https://www.esquire.com/news-politics/a ... alifornia/

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PostPosted: Wed Oct 31, 2018 5:30 pm 
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“Eighty percent of the Latino population out here in northwest Iowa is undocumented,” estimated one dairy farmer in the area who knows the Nunes family and often sees them while buying hay in nearby Rock Valley. “It would be great if we had enough unemployed Americans in northwest Iowa to milk the cows. But there’s just not. We have a very tight labor pool around here.” This person said the system was broken, leaving dairy farmers no choice. “I would love it if all my guys could be legal.”
This is the essence of it, and I've already addressed that. I want Latino people to be able to come to America and either become citizens or work and then go home peaceably. The answer is not getting rid of ICE, open borders, or migrant caravans courtesy of the Democratic Party. Have sensible immigration reform that allows guest workers and managed immigration, so that there is a viable path, and then toss everyone who tries to circumvent it out. There are many countries that have managed this and it's not that complicated if you have centrist, pragmatic political leadership.

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PostPosted: Wed Oct 31, 2018 7:12 pm 
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...or migrant caravans courtesy of the Democratic Party
The migrant caravans are there because of the unfolding human tragedy in the shithole countries they are coming from.

The caravan is the worst enemy of the Democratic Party.

My aunt, pretty old now, escaped from East Germany back during the iron curtain days, crossing a river at night in the winter and doing all of that stuff. She has a "been there done that" courage about her that let you know she'd been tested and passed. What these families are doing, walking over a thousand miles with kids through some of the most dangerous places on the planet, with a high expectation of getting barred or arrested or separated at the border...it probably puts some special forces selection programs to shame, apart from the gun slinging. Puts a lot of our country's pussified citizens to shame.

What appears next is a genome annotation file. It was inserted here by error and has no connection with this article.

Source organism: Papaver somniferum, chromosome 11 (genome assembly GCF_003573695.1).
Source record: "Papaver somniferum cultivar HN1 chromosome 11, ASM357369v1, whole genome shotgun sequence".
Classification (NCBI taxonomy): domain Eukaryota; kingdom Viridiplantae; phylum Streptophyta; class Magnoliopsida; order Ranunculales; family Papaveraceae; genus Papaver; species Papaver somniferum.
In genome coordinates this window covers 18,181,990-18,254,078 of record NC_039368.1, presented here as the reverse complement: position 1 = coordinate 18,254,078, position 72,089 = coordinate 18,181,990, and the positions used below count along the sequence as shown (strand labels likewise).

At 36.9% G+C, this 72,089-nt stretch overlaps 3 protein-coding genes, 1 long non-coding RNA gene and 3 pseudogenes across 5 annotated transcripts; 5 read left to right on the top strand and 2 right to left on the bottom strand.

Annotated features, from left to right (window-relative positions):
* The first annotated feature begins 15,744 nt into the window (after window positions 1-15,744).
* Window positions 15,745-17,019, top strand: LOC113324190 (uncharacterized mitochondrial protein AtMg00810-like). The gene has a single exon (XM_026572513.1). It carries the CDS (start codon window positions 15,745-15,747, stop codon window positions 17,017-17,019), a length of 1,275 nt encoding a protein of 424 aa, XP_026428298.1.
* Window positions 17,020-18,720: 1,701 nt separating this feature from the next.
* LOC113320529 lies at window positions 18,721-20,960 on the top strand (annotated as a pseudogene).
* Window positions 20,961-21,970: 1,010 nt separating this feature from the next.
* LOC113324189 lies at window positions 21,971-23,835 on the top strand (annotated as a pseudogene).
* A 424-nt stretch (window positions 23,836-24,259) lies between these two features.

Think of them as walk-ons at football practice. There are some extraordinarily brave winners in there. Sort them out and put the rest on a plane back home.

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PostPosted: Wed Oct 31, 2018 9:43 pm 
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...or migrant caravans courtesy of the Democratic Party
The migrant caravans are there because of the unfolding human tragedy in the shithole countries they are coming from.

The caravan is the worst enemy of the Democratic Party.

My aunt, pretty old now, escaped from East Germany back during the iron curtain days, crossing a river at night in the winter and doing all of that stuff. She has a "been there done that" courage about her that let you know she'd been tested and passed. What these families are doing, walking over a thousand miles with kids through some of the most dangerous places on the planet, with a high expectation of getting barred or arrested or separated at the border...it probably puts some special forces selection programs to shame, apart from the gun slinging. Puts a lot of our country's pussified citizens to shame.

Think of them as walk-ons at football practice. There are some extraordinarily brave winners in there. Sort them out and put the rest on a plane back home.